In many areas of the economy, the United States and European Union are strongly connected, enjoying reliable relationships in trade, business, and industry. However, cannabis is not yet a sector where the two economic powerhouses can interact easily due to the drug’s varying legal statuses. Europe has taken a more limited approach regarding cannabis policy, with several countries legalizing medical use but few open for recreational operations. On the other hand, the United States continues to expand recreational operations as more states launch adult-use programs on top of medical markets.
Despite their differences, the U.S. and EU industries can learn much from each other, taking advantage of their failures and successes to improve operations on both sides of the Atlantic. The EU can learn from the more mature U.S. market’s evolution, especially regarding cultivation techniques and trade standards in preparation for federal legalization. The U.S. can take note of the EU’s thoughtful, consistent operational standards like EU Good Manufacturing Practice (EUGMP) guidelines to ensure the purest possible products.
What can the U.S. learn?
Despite the European cannabis landscape’s lack of maturity compared to the United States, the U.S. still could glean much from European practices and the continent’s long history of growing food and produce indoors. To start, consider the EU’s compliance with more widespread international health and safety standards when it comes to consumables and medical products. EU cannabis products are required to follow EUGMP standards, which consist of manufacturing practices designed to ensure medicines are appropriate for their intended use and meet marketing and clinical-trial authorization. Widespread compliance with such standards integrates operational processes and the functional flow of cultivation, governing all training processes and materials under one regulatory umbrella.
EUGMP compliance standards cover a variety of categories to ensure pharmaceutical products are high-quality and reliable—something the U.S. should note in preparation for the future. Such standards include cleanroom design to minimize the risk of contamination and heating, ventilation, and air-conditioning design to ensure air quality is high and free from pollutants in the manufacturing area. Standards also cover equipment design to regulate proper functioning, documentation, and adequate training for all employees.
Such practices are essential for the U.S. industry to watch and begin to emulate. When the U.S. finally reaches federal legalization, operators must be prepared to trade at international standards. Currently, the U.S. operates under Current Good Manufacturing Practice (CGMP) regulations, which consists of “current” practices that may change at any time. To begin a trade relationship with EU cannabis operators, the U.S. will need to adhere to EUGMP and other standards in order to export abroad successfully. Preparing for the future now will pay off for operators in the long run.
Insights from the U.S. industry
On the other hand, cannabis markets throughout the European Union can learn much from the U.S. industry as medicinal operations expand and recreational legalization begins to crop up. Although countries in the EU have been perfecting indoor and greenhouse farming at scale for decades, operators in the U.S. are ahead of the curve when it comes to indoor cultivation strategies and practices. Indoor cultivation has proved to be an essential tool in European countries that lack the climate for successful outdoor growing, and we expect cannabis to face the same challenges.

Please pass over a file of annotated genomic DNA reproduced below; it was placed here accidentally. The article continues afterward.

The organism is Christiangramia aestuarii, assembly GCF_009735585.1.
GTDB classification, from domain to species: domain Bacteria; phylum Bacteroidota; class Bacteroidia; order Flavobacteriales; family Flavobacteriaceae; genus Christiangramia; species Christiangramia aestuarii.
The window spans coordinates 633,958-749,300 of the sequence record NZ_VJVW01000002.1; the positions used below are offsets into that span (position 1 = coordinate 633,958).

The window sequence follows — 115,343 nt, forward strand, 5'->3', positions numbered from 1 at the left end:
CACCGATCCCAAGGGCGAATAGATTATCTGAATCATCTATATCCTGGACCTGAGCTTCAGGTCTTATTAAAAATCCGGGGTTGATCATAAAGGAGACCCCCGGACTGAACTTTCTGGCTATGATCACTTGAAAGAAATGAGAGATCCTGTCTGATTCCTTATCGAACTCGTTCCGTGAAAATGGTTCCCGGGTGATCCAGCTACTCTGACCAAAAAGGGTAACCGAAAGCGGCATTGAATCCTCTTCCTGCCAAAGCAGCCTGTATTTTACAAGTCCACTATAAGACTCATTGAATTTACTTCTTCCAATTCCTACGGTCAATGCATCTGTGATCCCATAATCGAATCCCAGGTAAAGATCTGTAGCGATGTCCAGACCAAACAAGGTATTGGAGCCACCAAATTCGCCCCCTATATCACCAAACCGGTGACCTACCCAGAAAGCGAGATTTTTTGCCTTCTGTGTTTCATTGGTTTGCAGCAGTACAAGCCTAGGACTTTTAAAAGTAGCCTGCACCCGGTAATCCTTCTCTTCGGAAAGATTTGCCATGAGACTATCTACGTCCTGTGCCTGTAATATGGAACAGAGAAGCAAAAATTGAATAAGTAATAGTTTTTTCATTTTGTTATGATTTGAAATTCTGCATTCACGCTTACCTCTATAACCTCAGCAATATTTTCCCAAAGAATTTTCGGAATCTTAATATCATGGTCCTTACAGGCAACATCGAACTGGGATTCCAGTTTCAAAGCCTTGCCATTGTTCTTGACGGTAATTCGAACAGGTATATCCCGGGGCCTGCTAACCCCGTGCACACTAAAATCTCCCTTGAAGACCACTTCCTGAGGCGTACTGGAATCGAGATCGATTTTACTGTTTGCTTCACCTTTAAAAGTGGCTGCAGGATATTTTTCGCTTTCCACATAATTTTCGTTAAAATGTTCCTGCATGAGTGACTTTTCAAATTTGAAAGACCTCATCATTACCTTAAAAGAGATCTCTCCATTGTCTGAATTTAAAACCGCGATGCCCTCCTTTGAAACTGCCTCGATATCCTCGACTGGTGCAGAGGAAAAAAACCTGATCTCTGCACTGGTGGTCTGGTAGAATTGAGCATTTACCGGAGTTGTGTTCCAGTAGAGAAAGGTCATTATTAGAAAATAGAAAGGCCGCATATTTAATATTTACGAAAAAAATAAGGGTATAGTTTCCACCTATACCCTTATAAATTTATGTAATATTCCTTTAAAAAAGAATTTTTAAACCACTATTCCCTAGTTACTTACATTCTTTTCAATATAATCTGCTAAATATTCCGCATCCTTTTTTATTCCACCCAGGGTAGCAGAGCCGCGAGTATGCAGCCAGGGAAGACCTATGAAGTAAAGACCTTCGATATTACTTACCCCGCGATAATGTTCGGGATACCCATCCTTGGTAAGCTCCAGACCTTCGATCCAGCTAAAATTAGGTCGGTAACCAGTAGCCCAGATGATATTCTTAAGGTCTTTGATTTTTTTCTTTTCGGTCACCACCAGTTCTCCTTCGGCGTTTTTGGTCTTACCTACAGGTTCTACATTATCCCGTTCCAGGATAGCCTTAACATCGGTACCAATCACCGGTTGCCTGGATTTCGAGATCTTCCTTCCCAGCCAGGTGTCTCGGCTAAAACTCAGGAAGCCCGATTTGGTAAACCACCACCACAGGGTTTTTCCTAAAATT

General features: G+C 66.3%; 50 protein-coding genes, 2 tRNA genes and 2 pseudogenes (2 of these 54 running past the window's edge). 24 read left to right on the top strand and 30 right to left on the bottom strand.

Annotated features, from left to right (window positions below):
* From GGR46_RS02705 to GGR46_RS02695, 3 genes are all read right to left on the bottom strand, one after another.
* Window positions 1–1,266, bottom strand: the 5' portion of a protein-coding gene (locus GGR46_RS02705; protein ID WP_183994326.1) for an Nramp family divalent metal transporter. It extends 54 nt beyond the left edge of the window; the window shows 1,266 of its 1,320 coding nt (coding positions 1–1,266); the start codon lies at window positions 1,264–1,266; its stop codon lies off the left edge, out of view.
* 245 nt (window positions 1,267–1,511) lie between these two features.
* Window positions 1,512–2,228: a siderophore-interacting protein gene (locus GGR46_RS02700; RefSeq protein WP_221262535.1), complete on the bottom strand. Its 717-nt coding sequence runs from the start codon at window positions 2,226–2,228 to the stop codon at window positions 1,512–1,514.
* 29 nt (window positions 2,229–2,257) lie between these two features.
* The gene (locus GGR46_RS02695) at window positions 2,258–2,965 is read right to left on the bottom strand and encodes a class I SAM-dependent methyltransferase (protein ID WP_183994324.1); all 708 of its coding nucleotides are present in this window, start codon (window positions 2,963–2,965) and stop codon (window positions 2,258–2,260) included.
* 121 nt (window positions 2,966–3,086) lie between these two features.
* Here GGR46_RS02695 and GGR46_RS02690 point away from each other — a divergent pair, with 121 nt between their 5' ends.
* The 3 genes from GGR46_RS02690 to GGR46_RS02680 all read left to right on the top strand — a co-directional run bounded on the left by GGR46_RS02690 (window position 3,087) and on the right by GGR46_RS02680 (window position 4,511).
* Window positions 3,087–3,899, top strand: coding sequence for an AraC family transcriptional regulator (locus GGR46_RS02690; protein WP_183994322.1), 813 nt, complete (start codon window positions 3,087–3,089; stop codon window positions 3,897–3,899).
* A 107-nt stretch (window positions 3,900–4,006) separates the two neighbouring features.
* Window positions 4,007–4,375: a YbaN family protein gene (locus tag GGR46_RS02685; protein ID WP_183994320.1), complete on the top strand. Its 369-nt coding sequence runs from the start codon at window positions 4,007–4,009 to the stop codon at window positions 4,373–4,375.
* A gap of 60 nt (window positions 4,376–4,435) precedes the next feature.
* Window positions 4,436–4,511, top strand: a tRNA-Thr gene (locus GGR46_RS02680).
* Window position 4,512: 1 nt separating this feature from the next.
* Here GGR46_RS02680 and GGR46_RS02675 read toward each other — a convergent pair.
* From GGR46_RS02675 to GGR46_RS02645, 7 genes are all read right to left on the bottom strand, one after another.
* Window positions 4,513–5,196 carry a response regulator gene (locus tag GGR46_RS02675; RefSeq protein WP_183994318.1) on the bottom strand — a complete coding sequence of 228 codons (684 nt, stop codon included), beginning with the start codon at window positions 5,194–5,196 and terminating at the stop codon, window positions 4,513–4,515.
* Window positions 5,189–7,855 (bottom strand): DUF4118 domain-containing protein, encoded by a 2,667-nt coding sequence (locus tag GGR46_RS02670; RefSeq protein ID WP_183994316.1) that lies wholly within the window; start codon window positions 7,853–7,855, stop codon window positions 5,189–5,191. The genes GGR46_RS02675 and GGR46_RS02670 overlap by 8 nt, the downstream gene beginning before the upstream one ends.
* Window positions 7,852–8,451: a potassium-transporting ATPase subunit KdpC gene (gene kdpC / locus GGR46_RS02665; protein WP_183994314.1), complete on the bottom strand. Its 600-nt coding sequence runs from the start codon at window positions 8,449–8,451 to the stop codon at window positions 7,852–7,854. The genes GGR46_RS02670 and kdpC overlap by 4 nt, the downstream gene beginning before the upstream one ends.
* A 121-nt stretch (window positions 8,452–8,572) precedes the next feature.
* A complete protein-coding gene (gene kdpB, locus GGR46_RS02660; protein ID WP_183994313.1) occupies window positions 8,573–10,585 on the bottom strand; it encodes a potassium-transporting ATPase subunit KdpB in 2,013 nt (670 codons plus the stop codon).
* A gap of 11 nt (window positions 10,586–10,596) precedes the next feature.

Cultivators in the United States possess an excellent understanding of optimal conditions and best practices to achieve the most successful indoor harvests. Such operators have fine-tuned conditions like temperature, soil, humidity levels, lighting, nutrients, and more to grow the finest plants while leveraging innovative technology to achieve superior results. To maximize indoor growing potential in the European Union, cultivators will want to study the proven successful processes utilized by U.S. operators.
The U.S. and EU long have been connected through industry, and they soon may look forward to an economic partnership within the cannabis space. While different countries follow different standards and practices, each market has something to learn from the successes and innovations in the other. Emulating EU standards sooner rather than later could help U.S. operators prepare for federal legalization and subsequent international exporting opportunities. Conversely, the EU can take note of successful indoor cultivation practices in the U.S. as more countries begin to grow plants indoors.
Ultimately, the two economic entities stand to uplift each other as the global market continues to evolve.
Arie Kamp is managing director at urban-gro Europe, where he oversees all business operations throughout Europe, the Middle East, and Africa. With more than twenty-five years of horticulture-industry experience, he leverages his extensive knowledge of the European market to drive further expansion of urban-gro’s services and solutions in both the produce and cannabis sectors.
urban-gro Executive Vice President of Business Development Sam Andras brings decades of architectural and engineering-design experience to the executive team. He served as senior principal and partner at MJ12 Design Studio Inc. and 2WR + Partners prior to the firms’ acquisition by urban-gro in 2021. Andras’s expertise helped urban-gro become the first fully integrated architecture and engineering-design firm focused on controlled-environment agriculture.